SpaceX starship explosion not the failure it appears, experts say | CNN

SpaceX's Starship takes off from Boca Chica, Texas on Thursday morning.

A version of this story appeared in CNN’s Wonder Theory Science Newsletter. To get it in your inbox, Sign up for free here.


Launching a rocket is like opening a box of chocolates, only riskier – You never know what you’re going to get.

And there is always a chance that things could explode.

As humans, we can’t help but be drawn to spectacles. When a rocket is set to take off from the launchpad, there is a good chance of seeing a spectacular liftoff or a spectacular failure.

The lead-up to this week’s launch of SpaceX’s Starship, the most powerful rocket ever, has been a dramatic roller coaster.

Years of explosive tests, growing hype and a series of setbacks resulted in what SpaceX CEO Elon Musk called “an exciting test launch” Thursday morning — but not everything went as planned.

SpaceX's Starship takes off from Boca Chica, Texas on Thursday morning.

Initially, the Starship’s historic first test flight appeared to be going smoothly. The rocket blasted off from a launchpad in South Texas and roared 24.2 miles (39 kilometers) into the Gulf of Mexico.

When it was time for the rocket booster to separate from the spacecraft, the entire stack lost some of its engines and began to disintegrate before the flight termination system detonated in midair.

Musk and SpaceX consider the test a success because it accomplished a number of objectives for the launch vehicle Astronauts on the Moon or Mars one day.

But the company will have to overcome challenges to achieve significant milestones before Musk’s vision becomes a reality.

Analysis of ancient DNA is bringing a powerful empire out of the shadows of history.

There are few written records of the Xiongnu Dynasty, a nomadic people who conquered distant places on horseback and forced China to build its Great Wall.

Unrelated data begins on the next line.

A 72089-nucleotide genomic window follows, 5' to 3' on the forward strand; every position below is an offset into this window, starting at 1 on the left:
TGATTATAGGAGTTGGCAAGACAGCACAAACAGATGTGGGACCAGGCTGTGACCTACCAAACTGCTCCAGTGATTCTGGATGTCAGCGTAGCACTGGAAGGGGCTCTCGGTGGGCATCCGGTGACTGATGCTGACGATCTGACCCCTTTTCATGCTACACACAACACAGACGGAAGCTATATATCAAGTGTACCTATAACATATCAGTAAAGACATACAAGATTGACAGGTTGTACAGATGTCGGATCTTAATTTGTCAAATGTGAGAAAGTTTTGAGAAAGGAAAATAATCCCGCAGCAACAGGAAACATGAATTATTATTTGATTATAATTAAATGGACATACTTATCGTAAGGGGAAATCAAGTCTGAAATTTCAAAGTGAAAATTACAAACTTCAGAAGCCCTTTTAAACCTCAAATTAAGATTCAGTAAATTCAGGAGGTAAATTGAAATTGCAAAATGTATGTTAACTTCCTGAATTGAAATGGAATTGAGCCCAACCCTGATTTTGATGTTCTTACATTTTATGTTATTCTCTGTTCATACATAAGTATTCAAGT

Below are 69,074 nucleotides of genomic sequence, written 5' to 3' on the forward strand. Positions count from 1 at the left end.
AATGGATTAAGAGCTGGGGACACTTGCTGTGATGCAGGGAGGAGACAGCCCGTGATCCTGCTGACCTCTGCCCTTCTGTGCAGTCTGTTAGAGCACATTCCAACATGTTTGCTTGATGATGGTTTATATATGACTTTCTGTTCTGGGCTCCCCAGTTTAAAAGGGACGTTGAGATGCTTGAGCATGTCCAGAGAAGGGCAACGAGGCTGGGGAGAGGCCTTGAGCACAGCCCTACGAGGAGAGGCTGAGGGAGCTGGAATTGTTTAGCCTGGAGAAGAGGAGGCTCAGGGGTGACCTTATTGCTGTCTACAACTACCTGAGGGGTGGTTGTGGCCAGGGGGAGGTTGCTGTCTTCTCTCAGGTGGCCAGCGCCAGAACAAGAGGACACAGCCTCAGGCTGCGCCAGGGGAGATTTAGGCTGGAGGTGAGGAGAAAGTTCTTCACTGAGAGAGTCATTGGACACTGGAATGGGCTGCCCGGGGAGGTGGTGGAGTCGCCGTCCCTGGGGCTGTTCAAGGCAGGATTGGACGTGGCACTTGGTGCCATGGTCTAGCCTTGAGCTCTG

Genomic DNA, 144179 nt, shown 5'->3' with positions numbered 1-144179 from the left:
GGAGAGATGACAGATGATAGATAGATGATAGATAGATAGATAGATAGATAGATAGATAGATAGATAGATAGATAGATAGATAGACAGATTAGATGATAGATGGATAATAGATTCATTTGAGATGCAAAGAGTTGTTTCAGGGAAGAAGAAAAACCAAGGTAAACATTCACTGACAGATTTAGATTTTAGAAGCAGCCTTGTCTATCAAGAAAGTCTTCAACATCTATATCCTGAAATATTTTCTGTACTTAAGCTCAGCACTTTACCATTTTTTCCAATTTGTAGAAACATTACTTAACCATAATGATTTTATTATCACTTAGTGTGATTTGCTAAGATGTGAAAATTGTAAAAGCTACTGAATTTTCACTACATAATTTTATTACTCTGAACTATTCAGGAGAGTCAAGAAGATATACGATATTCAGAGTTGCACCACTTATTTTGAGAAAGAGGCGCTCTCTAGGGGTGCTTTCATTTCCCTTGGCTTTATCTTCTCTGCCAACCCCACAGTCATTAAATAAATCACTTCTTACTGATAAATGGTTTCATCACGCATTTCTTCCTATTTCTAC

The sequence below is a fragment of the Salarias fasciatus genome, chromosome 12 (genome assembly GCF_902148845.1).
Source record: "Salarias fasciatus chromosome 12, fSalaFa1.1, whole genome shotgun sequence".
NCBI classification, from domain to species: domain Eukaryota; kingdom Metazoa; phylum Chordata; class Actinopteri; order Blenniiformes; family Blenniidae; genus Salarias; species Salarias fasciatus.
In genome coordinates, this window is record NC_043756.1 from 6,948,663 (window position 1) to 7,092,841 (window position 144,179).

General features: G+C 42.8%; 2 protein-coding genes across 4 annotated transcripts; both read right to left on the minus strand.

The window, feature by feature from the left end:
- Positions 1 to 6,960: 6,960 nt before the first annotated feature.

Now, genetic analysis of two cemeteries in present-day Mongolia has revealed new insights into a rival to imperial China. came to power in the second century BC. The empire’s population was likely multiracial, multicultural, and multilingual, given how genetically diverse its people were.

The Chinese rulers considered the Xiongnu to be barbarians. But among the tombs, researchers found elaborate tombs, including an elite woman buried with golden artifacts and the remains of six horses and a chariot.

Kenya's Ruma National Park is home to just over a dozen roe deer.

Happy Earth Day to the “Blue Marble” we call home.

Our world supports about 8.7 million species, but some of them are declining. Award-winning conservation photographer Anthony Ochieng Onyango devotes his time to capturing images of declining populations, such as the roebuck.

Onyango said he hopes his photos of rare animals will inspire action to save wildlife and their habitats from destruction before some species reach the point of extinction.

If you also want to help protect various animal life centers, including the ocean, try to avoid single-use plastics, shop smarter for personal care products, and choose sustainable fish at the market.

Want more ideas on how to help the planet and ease your eco-concern? Sign up for CNN’s limited edition newsletter series Life, But Greener.

Northern elephant seals warm up as they take 10-hour naps on the beach during breeding season. But it takes hard work to catch these marine mammals for just two hours Sleeping every day during months of foraging at sea.

Researchers came to the surprising conclusion after capping some seals and analyzing them. brain waves.

Seals have adapted to catch short naps during deep 30-minute dives to the ocean floor, holding their breath all the while.

Once safely out of reach of predators, the seals experience sleep paralysis and spiral into a corkscrew pattern like falling leaves—and wake up just in time to avoid drowning.

Here are the remains of an eastern settlement in Greenland, where the Vikings lived for four centuries before leaving the island.

The sudden disappearance of the Vikings from Greenland and why they left a successful settlement there after 400 years has long intrigued historians.

Now, researchers have a new theory about why the Vikings suddenly left in the mid-15th century: rising sea levels.

Sea level rose Up to 9.8 feet (3 m), flooding the presumably fertile lowlands and creating increasingly difficult conditions for the Norse settlement.

Centuries later, global sea levels are rising due to a human-driven climate crisis — and Earth’s ice sheets have lost enough ice in the past 30 years to form an ice cube 12 miles high.

Bookmark these findings for your next water cooler conversation:

— A bright starburst captured in a new image by the James Webb Space Telescope reveals what happened when two spiral galaxies collided.

— The natural world is a wild place, where carnivorous plants can lure prey using specific scents and insects bite when exposed to cannabinoids.

— A magnificent 2,000-year-old winery found amid the ruins may have doubled as an entertainment venue that turned winemaking into a theatrical show for wealthy Romans.

And before you go, here’s what you need to know about observing the Lyrids meteor shower this weekend!

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